The National Chairman of the All Progressives Congress, APC, John Oyegun, has again listed what his party actually promised Nigerians during the buildup to the 2015 elections.
He maintained that the ruling party never promised to restructure the country.
The party chairman said they were aware of the contentious nature of restructuring and therefore avoided it when putting together the manifesto.
Oyegun, spoke while fielding questions on a Channels Television early morning show, Sunrise Daily.
He also dismissed the possibility of the APC government allowing the emergence of a Biafran Republic.
He said all contentious issues would be addressed by the government.
Oyegun said the APC promised to address the economic challenges facing the country, to put food on the table of the ordinary Nigerian and create jobs for the teeming youths.
He said, “When the APC manifesto was being put together, it was discussed extensively.
“We chose our words carefully in putting that manifesto together and we are committed to what we have said in that manifesto. But look at it this way.
“If you ask a Nigerian youth today, will he say his number one preference is restructuring? Or will he say his number one preference is a job, food on the table, economic prospect and restoration of hope in the future?
“Will restructuring be the panacea that will solve that problem? That is the challenge we are confronted with as the APC.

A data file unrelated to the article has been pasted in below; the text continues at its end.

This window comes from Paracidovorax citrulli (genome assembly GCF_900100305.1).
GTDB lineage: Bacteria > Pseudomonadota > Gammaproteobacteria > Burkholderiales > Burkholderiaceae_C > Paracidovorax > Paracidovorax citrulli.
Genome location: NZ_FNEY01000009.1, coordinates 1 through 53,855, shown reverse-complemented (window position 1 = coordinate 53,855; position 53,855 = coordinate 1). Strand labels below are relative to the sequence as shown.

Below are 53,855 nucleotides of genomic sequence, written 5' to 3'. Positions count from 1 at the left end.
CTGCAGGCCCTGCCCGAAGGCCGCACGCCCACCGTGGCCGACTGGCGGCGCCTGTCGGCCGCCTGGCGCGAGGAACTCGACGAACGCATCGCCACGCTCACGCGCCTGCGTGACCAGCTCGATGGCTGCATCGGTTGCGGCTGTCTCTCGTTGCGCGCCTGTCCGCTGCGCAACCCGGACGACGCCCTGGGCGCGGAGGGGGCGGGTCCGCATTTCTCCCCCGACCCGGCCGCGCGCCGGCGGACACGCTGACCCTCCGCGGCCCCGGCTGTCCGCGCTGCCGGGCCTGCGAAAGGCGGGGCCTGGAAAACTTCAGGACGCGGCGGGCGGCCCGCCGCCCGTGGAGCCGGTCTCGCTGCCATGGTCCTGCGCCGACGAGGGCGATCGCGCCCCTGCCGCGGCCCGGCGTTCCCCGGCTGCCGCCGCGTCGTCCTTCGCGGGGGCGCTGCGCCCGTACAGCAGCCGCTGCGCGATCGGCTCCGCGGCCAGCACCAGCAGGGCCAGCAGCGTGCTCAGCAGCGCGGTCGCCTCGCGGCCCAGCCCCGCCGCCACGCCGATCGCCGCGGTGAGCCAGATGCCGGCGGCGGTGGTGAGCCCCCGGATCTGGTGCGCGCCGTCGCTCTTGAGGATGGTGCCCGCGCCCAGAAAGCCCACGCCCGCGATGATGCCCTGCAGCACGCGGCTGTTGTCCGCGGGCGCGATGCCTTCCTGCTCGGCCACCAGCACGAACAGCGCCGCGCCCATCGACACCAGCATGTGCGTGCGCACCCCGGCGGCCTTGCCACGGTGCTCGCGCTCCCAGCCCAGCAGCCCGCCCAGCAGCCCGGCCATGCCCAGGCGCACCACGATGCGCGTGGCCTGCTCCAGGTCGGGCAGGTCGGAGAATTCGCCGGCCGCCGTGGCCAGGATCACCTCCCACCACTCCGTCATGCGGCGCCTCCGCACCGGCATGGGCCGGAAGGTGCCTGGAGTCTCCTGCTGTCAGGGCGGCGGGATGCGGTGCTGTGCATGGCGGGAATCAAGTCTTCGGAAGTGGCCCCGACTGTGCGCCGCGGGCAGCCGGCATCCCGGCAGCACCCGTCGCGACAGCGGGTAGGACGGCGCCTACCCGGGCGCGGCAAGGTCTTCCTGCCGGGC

“What is our priority at this stage? Is the nature of eye economy such that we can now embark on that very complicated issue?
“It is complicated, it is contentious and a lot of people talk about it without any commonality.
“We have stated clearly what we want to do, devolution and true federalism. We really avoided the word restructuring because it means so many things to so many people.
“So yes, short answer to your question, we are coming to that but our priority for now, for today is to fix the economy and restore hope, provide jobs to the teaming millions of our youths in all over the country. So it is a matter of priority.
“What is more important, to fix the economy or to embark on this political issue with all the contentious and different interpretation that the public give to it?
“It is very specific on the manifesto and we are not going to renege on it, no question about that. It is a matter of time.”